LOCAL NEWS

Judge: No in-person meetings for Daybells’ triple murder case

Jan 20, 2023, 9:03 AM | Updated: 10:28 am
Chad Daybell and Lori Vallow (KSL TV)...
Chad Daybell and Lori Vallow (KSL TV)
(KSL TV)

ST. ANTHONY, Idaho (AP) — An Idaho judge says a couple accused in a bizarre triple murder case will not be allowed to meet face-to-face to talk about strategy before they stand trial in April.

Attorneys for Lori Vallow Daybell and Chad Daybell presented several requests to 7th District Judge Steven Boyce during a motion hearing on Thursday, including that the trial be delayed until 2024 — a request from Chad Daybell’s attorneys — and that the death penalty be taken off the table — a request from Lori Vallow Daybell’s lawyers.

The judge refused some of the motions, like delaying the trial, and he said he would issue written rulings later on the others, EastIdahoNews.com reported.

The complicated criminal case began in 2019 when Lori Vallow Daybell’s two youngest children were reported missing. The investigation spanned four states and several months before the children’s bodies were found buried in Chad Daybell’s eastern Idaho yard.

Prosecutors say the couple used doomsday-focused religious beliefs to further a plan to kill her two children and his previous wife as part of a plot to steal social security funds and insurance money.

Lori Vallow Daybell and Chad Daybell have pleaded not guilty to murder, conspiracy and grand theft charges in connection with the deaths of 7-year-old Joshua “JJ” Vallow, and Tylee Ryan, who was last seen a few days before her 17th birthday. They are also charged in connection with the October 2019 death of Chad Daybell’s late wife, Tammy Daybell. They could face the death penalty if convicted.

A trial in the case is set to begin April 3 and last up to 10 weeks.

During Thursday’s hearing, Madison County’s prosecuting attorney Rachel Smith asked the judge to sequester the jury during the trial, keeping them isolated so that they are not influenced by outside information or opinions about the case. Smith said sequestration is hard but necessary given the widespread attention the case has garnered.

“This case involves the death of two children and the death of a mother of multiple children,” she said. “If there are no safeguards provided to jurors, given the attention of some of the citizen journalists on this case, we have real concerns about the integrity of this case.”

Lori Vallow Daybell’s attorney Jim Archibald and Chad Daybell’s attorney John Prior both objected to isolating the jurors, suggesting it would narrow the pool of those willing to serve and that local law enforcement could provide jurors with adequate security.

Boyce said he understood the positions of both sides but denied the request to sequester.

“I believe adequate steps can be put into place to not require sequestration during the course of the trial, and the court will take those steps very seriously,” Boyce said.

Chad Daybell’s attorney also asked that the trial be delayed, saying he is still waiting for potential DNA evidence to be returned from the Idaho State Lab. The current schedule doesn’t give the defense enough time to do their own DNA testing, Prior said.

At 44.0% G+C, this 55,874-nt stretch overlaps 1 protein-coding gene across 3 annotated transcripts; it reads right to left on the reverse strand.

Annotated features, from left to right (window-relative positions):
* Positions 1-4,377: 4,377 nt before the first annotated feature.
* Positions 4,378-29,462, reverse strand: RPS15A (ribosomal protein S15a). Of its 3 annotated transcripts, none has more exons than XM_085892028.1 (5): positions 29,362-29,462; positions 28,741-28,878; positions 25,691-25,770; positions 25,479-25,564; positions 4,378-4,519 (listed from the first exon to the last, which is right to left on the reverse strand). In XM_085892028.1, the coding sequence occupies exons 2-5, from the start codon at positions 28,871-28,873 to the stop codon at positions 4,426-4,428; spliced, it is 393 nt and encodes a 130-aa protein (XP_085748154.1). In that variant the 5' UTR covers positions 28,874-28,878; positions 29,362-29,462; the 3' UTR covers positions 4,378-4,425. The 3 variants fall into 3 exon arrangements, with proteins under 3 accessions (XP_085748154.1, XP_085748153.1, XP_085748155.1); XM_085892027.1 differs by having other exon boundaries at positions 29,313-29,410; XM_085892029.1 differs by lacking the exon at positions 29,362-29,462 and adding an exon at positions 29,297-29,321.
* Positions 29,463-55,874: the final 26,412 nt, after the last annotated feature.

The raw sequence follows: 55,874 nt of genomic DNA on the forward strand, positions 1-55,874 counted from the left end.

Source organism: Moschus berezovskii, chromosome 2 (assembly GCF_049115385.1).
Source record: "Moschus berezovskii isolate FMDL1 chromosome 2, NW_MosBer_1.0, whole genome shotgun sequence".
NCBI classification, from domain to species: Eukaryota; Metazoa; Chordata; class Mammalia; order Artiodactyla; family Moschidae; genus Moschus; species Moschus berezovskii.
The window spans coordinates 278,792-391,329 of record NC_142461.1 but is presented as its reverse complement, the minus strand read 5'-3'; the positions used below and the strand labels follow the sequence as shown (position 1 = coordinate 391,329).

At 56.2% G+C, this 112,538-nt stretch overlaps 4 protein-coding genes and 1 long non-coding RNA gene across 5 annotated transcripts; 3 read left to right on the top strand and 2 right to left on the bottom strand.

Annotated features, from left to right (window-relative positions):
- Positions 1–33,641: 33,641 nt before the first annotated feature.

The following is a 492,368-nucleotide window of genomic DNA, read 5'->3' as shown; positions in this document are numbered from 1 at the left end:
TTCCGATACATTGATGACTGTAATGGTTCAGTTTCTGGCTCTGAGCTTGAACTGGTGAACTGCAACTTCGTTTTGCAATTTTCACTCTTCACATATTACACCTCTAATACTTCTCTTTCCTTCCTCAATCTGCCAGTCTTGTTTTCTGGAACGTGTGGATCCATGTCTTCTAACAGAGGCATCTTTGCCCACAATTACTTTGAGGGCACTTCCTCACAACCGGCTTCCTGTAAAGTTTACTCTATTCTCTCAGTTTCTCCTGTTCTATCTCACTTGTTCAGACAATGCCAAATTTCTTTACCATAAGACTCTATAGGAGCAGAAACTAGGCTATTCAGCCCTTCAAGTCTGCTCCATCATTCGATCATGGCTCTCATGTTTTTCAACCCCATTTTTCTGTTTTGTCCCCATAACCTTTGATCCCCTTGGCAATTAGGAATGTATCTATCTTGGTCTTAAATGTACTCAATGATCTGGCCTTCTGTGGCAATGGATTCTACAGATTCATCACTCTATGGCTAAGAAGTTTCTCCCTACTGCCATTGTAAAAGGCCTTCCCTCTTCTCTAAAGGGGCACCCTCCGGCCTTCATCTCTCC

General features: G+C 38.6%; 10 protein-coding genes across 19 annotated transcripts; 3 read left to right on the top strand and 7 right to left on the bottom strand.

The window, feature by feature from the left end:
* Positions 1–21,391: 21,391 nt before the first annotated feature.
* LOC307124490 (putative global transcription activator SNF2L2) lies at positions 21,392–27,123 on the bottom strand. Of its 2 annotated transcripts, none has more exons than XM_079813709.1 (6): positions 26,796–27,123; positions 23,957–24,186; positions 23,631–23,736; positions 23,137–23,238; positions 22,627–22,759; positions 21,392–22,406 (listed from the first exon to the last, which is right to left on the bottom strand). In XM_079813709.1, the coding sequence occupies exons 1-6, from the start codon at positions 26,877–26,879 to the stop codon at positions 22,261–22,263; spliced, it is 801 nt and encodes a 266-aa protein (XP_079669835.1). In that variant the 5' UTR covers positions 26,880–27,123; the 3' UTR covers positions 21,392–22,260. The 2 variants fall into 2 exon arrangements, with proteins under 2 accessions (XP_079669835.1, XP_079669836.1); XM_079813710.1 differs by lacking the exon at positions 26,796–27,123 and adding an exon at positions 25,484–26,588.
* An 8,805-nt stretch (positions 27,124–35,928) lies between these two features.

“If I don’t get that evidence, Mr. Daybell is going to file an ineffective counsel against me. And as much as I like Chad, he’s going to do it, and he won’t hesitate to do it,” Prior said. “Then this case will be turned over because I was not provided an opportunity to adequately prepare.”

But the judge refused to change the date, saying his hands were tied because the two defendants are being tried in one case, and Lori Vallow Daybell has not waived her right to a speedy trial. Chad Daybell has waived that right.

Still, Boyce said he would not “force” Chad Daybell into a trial if he and Prior have not had enough time to review evidence that would help their case.

“If we are on the eve of trial and the state has exculpatory evidence and did not provide Mr. Prior enough time, at that point, the cases may be severed,” Boyce said.

The judge also rejected a request from Lori Vallow Daybell’s attorneys that she and her husband be allowed to meet in person and on the phone to discuss strategies and settlement options.

Fremont County Prosecuting Attorney Lindsey Blake said she had significant concerns about the idea, suggesting that if one defendant said something incriminating in front of the other defendants’ attorneys, the attorneys would become witnesses in the case.

Boyce said the meeting request was “an idea full of pitfalls,” and denied the motion.

The judge said he would rule later on another batch of motions from Lori Vallow Daybell’s attorneys asking that the death penalty be taken off the table. Vallow Daybell’s attorneys contend the death penalty process is flawed, expensive and brings a bias to jury selection.

Idaho law enforcement officers started investigating the couple in November 2019 after extended family members reported that the children were missing. During that period, police said the couple lied about the children’s whereabouts. Their bodies were found buried later on Chad Daybell’s property in rural Idaho.

Chad and Lori Daybell married just two weeks after his previous wife, Tammy Daybell, died unexpectedly. Tammy Daybell’s death was initially reported as due to natural causes, but investigators had her body exhumed after growing suspicious when Chad Daybell quickly remarried.

Vallow Daybell is also separately charged with conspiracy to commit murder in Arizona in connection with the July 2019 death of her previous husband, Charles Vallow. He was shot and killed by Vallow Daybell’s brother, Alex Cox, who claimed it was self-defense.

The Arizona legal proceedings are on hold while the Idaho case is underway.

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Judge: No in-person meetings for Daybells’ triple murder case